The ru­mors were true

US tar­gets Hezbol­lah fi­nances with new sanc­tions law

Executive Magazine - - Front Page -

In late July, the lat­est round of Amer­i­can leg­is­la­tion tar­get­ing Hezbol­lah ar­rived, de­spite Le­banese gov­ern­ment and bank­ing of­fi­cials down­play­ing ru­mors of it just a few months ago, as re­ported. The Hizbal­lah In­ter­na­tional Fi­nanc­ing Pre­ven­tion Amend­ments Act would sup­ple­ment a 2015 law curb­ing the group’s ac­cess to bank­ing sys­tems, and is the lat­est leg­isla­tive ef­fort to freeze Hezbol­lah’s fi­nances.

The United States al­leges that Hezbol­lah op­er­ates global ter­ror­ism net­works and en­gages in crim­i­nal ac­tiv­i­ties, in­clud­ing drug traf­fick­ing and money laun­der­ing. The Party of God, said Pres­i­dent Don­ald Trump in re­marks af­ter a White House meet­ing with Le­banon’s Prime Min­is­ter Saad Hariri on July 25, “is a men­ace to the Le­banese state, the Le­banese peo­ple, and the en­tire re­gion.[...], threat­ens to start yet another con­flict with Is­rael, ...[and] is also fu­el­ing the hu­man­i­tar­ian catas­tro­phe in Syria.”

The Amer­i­cans seem to be ratch­et­ing up the pres­sure on Hezbol­lah through law en­force­ment ac­tions and vis-á-vis Iran. But it is Le­banon’s bank­ing sec­tor, and thus its econ­omy, that has lo­cal gov­ern­ment and bank­ing of­fi­cials con­cerned. The forced clo­sure of the Le­banese Cana­dian Bank in 2011 is a not so dis­tant mem­ory and the ques­tion now is what will Pres­i­dent Trump, whose be­hav­ior is viewed as er­ratic and im­pul­sive, do with re­gard to this “men­ace”?

The new leg­is­la­tion ar­rived on Capi­tol Hill as an amend­ment to 2015’s Hizbal­lah In­ter­na­tional Fi­nanc­ing Pre­ven­tion Act (HIFPA). HIFPA was aimed at curb­ing Hezbol­lah’s abil­ity to ac­cess the in­ter­na­tional fi­nan­cial sys­tem and dis­rupt for­eign fi­nanc­ing to Hezbol­lah, that the Amer­i­cans be­lieve flows through Le­banese banks.

The amend­ing leg­is­la­tion would fur­ther re­strict Hezbol­lah’s abil­ity to raise funds and re­cruit, in­crease pres- sure on banks to not do busi­ness with Hezbol­lah, and pun­ish for­eign states for sup­port­ing Hezbol­lah. The leg­is­la­tion was only in­tro­duced to House and Se­nate com­mit­tees at the end of July, but in its cur­rent form it gives the pres­i­dent wide lat­i­tude to sanc­tion any per­son or en­tity he deems sup­port­ive of Hezbol­lah, fi­nan­cially or oth­er­wise, to deny in­di­vid­u­als en­try to the United States, re­voke al­ready-is­sued travel per­mits and visas, and to sanc­tion key fig­ures within Hezbol­lah, or any­one deemed af­fil­i­ated to Hezbol­lah.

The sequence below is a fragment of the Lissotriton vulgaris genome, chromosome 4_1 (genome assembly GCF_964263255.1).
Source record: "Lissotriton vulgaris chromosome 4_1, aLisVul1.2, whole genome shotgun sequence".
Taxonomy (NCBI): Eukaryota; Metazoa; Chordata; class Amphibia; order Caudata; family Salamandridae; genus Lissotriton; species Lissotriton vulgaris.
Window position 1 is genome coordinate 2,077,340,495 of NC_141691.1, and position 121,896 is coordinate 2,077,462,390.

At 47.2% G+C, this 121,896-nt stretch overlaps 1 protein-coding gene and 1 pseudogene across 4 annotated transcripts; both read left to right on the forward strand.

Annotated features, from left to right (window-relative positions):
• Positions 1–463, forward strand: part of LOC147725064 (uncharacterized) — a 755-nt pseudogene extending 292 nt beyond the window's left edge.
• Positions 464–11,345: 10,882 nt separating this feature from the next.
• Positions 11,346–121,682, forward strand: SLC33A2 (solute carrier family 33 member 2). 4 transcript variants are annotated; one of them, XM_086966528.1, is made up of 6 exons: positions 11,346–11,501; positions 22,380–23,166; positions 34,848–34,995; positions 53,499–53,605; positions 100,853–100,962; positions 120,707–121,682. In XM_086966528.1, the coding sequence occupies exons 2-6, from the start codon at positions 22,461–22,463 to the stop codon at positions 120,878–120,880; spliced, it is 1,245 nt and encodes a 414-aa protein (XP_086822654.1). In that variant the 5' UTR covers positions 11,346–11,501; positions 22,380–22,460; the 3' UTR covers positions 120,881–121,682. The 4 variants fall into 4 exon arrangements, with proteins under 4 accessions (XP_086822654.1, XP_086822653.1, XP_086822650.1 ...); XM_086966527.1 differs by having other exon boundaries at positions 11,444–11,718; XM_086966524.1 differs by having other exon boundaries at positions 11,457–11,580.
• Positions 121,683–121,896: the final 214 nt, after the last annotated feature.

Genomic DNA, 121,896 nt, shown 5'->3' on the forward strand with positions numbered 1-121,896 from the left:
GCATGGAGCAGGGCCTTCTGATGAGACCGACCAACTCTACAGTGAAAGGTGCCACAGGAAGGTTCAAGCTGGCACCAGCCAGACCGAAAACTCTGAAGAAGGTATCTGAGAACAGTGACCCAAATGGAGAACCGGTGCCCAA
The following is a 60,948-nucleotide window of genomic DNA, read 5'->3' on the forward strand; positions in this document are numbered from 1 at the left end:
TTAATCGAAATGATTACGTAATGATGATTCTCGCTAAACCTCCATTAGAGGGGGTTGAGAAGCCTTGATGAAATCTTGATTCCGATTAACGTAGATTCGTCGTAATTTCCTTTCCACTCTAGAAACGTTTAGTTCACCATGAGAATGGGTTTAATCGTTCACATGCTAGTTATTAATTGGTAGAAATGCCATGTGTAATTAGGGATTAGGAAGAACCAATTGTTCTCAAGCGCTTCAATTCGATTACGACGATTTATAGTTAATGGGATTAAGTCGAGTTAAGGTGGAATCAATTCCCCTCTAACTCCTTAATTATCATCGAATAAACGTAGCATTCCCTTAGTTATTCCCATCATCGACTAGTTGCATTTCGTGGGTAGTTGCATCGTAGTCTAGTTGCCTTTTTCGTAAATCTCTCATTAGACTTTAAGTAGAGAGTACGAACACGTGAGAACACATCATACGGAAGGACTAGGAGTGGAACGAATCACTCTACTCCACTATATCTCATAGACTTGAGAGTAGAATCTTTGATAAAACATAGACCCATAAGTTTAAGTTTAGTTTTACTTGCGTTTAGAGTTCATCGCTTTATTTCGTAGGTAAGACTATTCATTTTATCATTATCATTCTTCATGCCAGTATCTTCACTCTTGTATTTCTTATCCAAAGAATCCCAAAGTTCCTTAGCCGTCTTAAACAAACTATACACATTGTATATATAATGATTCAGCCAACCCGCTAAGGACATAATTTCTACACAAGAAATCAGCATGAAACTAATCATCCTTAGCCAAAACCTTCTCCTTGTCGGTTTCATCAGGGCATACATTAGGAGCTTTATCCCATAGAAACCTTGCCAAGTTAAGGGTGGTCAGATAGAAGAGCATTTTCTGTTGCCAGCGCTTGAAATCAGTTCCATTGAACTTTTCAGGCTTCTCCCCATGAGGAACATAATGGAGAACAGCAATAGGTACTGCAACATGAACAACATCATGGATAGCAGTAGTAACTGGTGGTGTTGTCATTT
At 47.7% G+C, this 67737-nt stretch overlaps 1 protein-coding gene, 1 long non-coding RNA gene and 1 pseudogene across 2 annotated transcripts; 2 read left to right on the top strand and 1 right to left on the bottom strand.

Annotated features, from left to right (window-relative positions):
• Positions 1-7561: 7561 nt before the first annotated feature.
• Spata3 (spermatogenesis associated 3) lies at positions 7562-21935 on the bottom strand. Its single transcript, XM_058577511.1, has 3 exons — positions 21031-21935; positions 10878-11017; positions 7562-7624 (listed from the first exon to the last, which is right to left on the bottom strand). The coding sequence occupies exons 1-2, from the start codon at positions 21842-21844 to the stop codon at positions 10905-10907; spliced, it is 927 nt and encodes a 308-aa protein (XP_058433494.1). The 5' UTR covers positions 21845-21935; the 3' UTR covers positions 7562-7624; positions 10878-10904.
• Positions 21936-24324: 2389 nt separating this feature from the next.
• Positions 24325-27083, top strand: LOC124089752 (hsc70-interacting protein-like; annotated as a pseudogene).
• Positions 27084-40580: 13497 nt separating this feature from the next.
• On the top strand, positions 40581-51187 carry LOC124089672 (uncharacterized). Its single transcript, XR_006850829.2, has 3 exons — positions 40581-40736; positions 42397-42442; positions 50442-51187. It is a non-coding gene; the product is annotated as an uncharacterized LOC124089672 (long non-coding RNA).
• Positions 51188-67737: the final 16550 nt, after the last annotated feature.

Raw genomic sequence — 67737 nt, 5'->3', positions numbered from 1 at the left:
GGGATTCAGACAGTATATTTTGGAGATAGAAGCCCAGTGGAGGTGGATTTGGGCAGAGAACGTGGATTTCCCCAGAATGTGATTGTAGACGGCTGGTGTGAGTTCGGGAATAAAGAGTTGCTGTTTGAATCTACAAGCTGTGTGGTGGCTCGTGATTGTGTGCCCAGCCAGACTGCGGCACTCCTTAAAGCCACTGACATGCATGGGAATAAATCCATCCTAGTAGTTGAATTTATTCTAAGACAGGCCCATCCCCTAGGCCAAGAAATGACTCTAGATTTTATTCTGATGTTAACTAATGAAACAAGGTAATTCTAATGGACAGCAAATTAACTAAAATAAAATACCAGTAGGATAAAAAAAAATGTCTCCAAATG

It is not clear when Congress will vote on this amend­ment and we do not yet know what sanc­tions might re­sult. If the leg­is­la­tion is passed and signed into law by Pres­i­dent Trump, his ad­min­is­tra­tion could is­sue sanc­tions against Le­banese fi­nan­cial in­sti­tu­tions.

The no­tion stokes fear of past Amer­i­can ac­tions, as one vice pres­i­dent of in­vest­ment bank­ing at a lo­cal bank, who spoke on con­di­tion of anonymity be­cause he was not au­tho­rized to com­ment pub­licly, wrote to Ex­ec­u­tive in an email. “Other than the ef­fect of lower con­fi­dence in the bank­ing sys­tem, which would prob­a­bly be ex­ter­nal rather than in­ter­nal, will we have more cases like the Le­banese Cana­dian Bank which was closed fol­low­ing sim­i­lar sanc­tions?” A se­nior of­fi­cial at Le­banon’s cen­tral bank (Banque du Liban), who also in­sisted on anonymity, told Ex­ec­u­tive in June that he feared a uni­lat­eral sev­er­ing of bank­ing re­la­tions. “What re­ally scares me is banks and cen­tral banks chick­en­ing out. When you’re hit with sanc­tion af­ter sanc­tion they be­gin to ask, ‘Why should we do busi­ness with Le­banese banks?’”

When it comes to Hezbol­lah’s fi­nances, the United States be­lieves the group ma­nip­u­lates the in­ter­na­tional fi­nan­cial sys­tem to move money be­tween Le­banon and other coun­tries.

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